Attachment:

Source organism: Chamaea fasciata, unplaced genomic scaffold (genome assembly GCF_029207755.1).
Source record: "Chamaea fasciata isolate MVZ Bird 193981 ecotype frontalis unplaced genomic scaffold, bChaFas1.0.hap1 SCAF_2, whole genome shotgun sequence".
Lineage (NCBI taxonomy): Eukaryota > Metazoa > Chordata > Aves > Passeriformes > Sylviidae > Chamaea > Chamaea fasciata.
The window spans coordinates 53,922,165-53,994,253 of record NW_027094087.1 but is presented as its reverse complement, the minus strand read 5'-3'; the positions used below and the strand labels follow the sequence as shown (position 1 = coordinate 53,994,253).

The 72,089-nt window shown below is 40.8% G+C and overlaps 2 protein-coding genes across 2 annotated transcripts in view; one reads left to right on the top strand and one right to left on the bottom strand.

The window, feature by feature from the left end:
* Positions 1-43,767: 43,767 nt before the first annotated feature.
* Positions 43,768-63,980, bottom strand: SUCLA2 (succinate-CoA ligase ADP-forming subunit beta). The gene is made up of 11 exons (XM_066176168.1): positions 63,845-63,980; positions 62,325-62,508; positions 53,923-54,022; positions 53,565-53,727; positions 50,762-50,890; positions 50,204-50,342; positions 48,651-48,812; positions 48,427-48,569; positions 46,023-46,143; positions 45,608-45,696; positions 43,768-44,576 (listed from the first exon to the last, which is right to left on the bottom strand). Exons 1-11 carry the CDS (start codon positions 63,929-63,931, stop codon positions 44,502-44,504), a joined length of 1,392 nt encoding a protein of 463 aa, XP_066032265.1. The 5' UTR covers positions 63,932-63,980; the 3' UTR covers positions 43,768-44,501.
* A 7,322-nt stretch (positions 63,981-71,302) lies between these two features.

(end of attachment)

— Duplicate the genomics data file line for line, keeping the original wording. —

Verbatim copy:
Source organism: Chamaea fasciata, unplaced genomic scaffold (genome assembly GCF_029207755.1).
Source record: "Chamaea fasciata isolate MVZ Bird 193981 ecotype frontalis unplaced genomic scaffold, bChaFas1.0.hap1 SCAF_2, whole genome shotgun sequence".
Lineage (NCBI taxonomy): Eukaryota > Metazoa > Chordata > Aves > Passeriformes > Sylviidae > Chamaea > Chamaea fasciata.
The window spans coordinates 53,922,165-53,994,253 of record NW_027094087.1 but is presented as its reverse complement, the minus strand read 5'-3'; the positions used below and the strand labels follow the sequence as shown (position 1 = coordinate 53,994,253).

The 72,089-nt window shown below is 40.8% G+C and overlaps 2 protein-coding genes across 2 annotated transcripts in view; one reads left to right on the top strand and one right to left on the bottom strand.

The window, feature by feature from the left end:
* Positions 1-43,767: 43,767 nt before the first annotated feature.
* Positions 43,768-63,980, bottom strand: SUCLA2 (succinate-CoA ligase ADP-forming subunit beta). The gene is made up of 11 exons (XM_066176168.1): positions 63,845-63,980; positions 62,325-62,508; positions 53,923-54,022; positions 53,565-53,727; positions 50,762-50,890; positions 50,204-50,342; positions 48,651-48,812; positions 48,427-48,569; positions 46,023-46,143; positions 45,608-45,696; positions 43,768-44,576 (listed from the first exon to the last, which is right to left on the bottom strand). Exons 1-11 carry the CDS (start codon positions 63,929-63,931, stop codon positions 44,502-44,504), a joined length of 1,392 nt encoding a protein of 463 aa, XP_066032265.1. The 5' UTR covers positions 63,932-63,980; the 3' UTR covers positions 43,768-44,501.
* A 7,322-nt stretch (positions 63,981-71,302) lies between these two features.